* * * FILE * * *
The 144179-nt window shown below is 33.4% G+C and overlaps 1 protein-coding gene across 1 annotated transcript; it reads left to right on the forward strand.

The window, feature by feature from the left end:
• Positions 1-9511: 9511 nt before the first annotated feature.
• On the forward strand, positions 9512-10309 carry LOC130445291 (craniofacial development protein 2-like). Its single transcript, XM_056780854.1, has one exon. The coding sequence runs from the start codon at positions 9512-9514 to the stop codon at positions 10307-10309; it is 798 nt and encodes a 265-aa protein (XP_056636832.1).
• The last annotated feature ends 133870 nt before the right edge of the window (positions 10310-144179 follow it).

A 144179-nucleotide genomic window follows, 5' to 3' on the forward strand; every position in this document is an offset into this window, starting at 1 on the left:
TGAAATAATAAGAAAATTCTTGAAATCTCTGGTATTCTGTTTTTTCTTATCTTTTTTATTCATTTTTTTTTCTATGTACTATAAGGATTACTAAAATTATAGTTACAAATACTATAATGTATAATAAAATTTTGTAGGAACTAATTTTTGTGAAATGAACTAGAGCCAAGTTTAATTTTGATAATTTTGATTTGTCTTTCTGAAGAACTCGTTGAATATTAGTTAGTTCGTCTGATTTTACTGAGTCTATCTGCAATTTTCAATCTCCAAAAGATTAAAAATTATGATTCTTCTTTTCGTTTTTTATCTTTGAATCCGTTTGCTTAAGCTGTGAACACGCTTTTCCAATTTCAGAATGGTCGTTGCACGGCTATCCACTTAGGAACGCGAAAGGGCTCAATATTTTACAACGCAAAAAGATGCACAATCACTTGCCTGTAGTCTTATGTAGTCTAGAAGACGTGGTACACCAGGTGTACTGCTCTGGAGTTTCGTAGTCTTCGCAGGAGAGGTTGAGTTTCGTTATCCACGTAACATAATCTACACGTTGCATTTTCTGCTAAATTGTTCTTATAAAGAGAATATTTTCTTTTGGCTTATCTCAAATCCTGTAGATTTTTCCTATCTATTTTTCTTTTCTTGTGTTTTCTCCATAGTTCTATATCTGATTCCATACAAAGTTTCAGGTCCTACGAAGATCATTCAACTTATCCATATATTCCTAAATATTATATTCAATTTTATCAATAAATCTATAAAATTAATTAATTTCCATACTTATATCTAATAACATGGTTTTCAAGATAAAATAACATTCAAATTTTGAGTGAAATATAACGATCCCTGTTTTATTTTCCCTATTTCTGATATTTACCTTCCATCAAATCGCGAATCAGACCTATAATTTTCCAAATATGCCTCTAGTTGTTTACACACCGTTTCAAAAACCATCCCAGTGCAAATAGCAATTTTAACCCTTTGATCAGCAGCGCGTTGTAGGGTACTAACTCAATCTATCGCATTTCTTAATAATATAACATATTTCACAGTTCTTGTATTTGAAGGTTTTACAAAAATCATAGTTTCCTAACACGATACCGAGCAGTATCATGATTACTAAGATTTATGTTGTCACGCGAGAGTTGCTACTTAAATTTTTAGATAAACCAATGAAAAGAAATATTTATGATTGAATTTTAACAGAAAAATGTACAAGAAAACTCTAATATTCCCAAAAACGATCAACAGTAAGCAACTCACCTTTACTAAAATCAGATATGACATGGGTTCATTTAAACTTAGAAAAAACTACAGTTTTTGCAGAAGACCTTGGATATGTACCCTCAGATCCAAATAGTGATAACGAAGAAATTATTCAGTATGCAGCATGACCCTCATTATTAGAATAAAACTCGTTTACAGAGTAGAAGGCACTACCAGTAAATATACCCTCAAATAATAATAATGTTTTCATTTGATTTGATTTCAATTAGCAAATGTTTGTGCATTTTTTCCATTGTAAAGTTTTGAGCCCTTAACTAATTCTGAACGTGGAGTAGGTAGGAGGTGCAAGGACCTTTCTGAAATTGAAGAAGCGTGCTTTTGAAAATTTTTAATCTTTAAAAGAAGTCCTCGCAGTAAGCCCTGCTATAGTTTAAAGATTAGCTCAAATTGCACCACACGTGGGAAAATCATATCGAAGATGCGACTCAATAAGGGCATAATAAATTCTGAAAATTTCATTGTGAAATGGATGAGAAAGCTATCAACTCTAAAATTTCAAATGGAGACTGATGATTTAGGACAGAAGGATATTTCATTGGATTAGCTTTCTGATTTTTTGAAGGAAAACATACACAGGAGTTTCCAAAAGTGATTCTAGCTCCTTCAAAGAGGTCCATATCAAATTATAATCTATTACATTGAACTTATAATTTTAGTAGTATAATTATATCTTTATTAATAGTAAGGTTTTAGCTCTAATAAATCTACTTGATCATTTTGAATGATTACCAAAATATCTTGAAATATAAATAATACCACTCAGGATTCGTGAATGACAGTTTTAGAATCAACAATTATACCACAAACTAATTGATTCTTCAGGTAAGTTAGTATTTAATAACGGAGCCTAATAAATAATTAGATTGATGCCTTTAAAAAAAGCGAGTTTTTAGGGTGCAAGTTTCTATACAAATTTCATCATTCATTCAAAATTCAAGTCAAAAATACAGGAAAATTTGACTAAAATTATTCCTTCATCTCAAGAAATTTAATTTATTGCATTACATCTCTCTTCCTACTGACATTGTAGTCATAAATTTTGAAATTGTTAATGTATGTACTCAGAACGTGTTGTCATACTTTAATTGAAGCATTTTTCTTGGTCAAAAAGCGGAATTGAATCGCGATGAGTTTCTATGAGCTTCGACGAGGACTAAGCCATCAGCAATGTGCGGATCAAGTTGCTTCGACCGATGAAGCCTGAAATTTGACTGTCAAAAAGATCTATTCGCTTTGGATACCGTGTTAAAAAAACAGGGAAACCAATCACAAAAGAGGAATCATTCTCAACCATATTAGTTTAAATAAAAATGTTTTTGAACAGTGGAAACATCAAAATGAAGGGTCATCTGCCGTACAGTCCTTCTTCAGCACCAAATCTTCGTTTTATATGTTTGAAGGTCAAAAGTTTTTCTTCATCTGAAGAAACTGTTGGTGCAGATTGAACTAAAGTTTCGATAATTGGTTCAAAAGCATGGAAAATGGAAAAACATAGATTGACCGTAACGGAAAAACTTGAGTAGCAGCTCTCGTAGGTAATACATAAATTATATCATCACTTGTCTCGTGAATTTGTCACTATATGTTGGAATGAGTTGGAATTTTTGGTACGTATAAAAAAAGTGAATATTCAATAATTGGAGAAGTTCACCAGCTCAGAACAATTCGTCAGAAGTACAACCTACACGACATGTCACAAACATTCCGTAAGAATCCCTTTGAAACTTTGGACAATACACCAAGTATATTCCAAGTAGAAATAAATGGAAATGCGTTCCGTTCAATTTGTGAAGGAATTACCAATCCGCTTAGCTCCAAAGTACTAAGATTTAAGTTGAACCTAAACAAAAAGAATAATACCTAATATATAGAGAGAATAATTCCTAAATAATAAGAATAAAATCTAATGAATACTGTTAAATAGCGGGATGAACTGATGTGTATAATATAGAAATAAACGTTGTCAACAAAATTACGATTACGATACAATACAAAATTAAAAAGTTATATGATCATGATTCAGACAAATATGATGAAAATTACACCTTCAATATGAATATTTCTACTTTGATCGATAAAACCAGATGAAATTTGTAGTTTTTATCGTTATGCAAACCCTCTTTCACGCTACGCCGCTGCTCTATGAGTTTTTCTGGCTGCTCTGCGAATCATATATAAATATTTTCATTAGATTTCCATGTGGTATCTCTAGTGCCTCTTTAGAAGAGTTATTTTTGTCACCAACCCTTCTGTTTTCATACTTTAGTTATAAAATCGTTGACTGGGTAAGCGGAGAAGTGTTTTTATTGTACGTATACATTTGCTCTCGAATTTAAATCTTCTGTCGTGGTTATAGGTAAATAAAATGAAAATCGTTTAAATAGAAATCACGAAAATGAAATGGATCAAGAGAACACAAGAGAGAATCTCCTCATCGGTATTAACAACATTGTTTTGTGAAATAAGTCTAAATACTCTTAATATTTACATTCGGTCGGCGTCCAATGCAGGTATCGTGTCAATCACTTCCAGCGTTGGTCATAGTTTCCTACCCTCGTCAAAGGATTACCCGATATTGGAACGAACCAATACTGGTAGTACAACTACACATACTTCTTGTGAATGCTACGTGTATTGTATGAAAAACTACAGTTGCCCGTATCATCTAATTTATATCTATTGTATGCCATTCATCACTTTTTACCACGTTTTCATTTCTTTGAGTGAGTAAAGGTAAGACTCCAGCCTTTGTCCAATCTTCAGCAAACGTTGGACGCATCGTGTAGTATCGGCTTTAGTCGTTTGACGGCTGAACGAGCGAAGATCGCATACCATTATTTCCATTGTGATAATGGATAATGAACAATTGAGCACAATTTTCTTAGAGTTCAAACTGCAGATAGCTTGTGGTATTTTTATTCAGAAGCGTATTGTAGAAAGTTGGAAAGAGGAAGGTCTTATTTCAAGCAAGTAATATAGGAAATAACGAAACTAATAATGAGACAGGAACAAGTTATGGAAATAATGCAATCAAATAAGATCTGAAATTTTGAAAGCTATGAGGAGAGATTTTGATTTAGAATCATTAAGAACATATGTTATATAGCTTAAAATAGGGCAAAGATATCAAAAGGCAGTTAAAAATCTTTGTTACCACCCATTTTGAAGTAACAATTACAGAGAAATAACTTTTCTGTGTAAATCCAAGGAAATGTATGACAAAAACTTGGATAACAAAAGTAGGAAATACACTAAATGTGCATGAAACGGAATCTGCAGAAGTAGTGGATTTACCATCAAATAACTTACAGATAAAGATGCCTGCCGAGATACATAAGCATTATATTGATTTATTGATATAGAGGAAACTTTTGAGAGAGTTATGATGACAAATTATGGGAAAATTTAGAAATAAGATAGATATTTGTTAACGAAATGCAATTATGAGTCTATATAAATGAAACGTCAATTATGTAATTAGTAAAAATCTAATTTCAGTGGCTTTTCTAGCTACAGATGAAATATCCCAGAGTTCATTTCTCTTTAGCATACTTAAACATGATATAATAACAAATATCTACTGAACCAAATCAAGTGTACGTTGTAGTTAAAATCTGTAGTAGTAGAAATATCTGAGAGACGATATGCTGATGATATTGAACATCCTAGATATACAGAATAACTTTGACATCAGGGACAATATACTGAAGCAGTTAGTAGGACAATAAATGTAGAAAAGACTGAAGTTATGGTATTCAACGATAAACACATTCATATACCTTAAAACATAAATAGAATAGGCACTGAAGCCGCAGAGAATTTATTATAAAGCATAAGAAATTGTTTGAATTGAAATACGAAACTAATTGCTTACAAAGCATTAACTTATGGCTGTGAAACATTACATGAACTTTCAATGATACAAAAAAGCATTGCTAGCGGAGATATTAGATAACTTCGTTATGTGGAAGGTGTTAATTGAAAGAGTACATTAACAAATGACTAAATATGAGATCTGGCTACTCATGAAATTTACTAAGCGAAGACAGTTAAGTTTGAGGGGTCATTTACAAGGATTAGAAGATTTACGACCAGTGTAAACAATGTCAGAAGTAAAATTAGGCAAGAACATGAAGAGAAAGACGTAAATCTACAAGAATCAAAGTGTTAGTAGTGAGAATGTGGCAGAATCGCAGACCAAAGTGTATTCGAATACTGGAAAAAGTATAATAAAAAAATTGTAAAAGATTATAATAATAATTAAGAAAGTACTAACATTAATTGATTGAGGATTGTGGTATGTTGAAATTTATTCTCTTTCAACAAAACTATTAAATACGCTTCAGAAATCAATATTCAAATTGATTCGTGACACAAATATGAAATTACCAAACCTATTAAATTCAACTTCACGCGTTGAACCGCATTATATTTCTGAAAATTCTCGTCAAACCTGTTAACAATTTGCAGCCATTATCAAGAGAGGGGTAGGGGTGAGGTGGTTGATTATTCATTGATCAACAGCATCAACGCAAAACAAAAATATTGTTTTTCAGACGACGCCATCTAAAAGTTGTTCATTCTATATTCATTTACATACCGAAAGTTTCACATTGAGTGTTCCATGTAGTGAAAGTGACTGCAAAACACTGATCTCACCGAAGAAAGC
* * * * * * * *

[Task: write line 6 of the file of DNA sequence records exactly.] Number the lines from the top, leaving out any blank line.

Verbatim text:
A 144179-nucleotide genomic window follows, 5' to 3' on the forward strand; every position in this document is an offset into this window, starting at 1 on the left: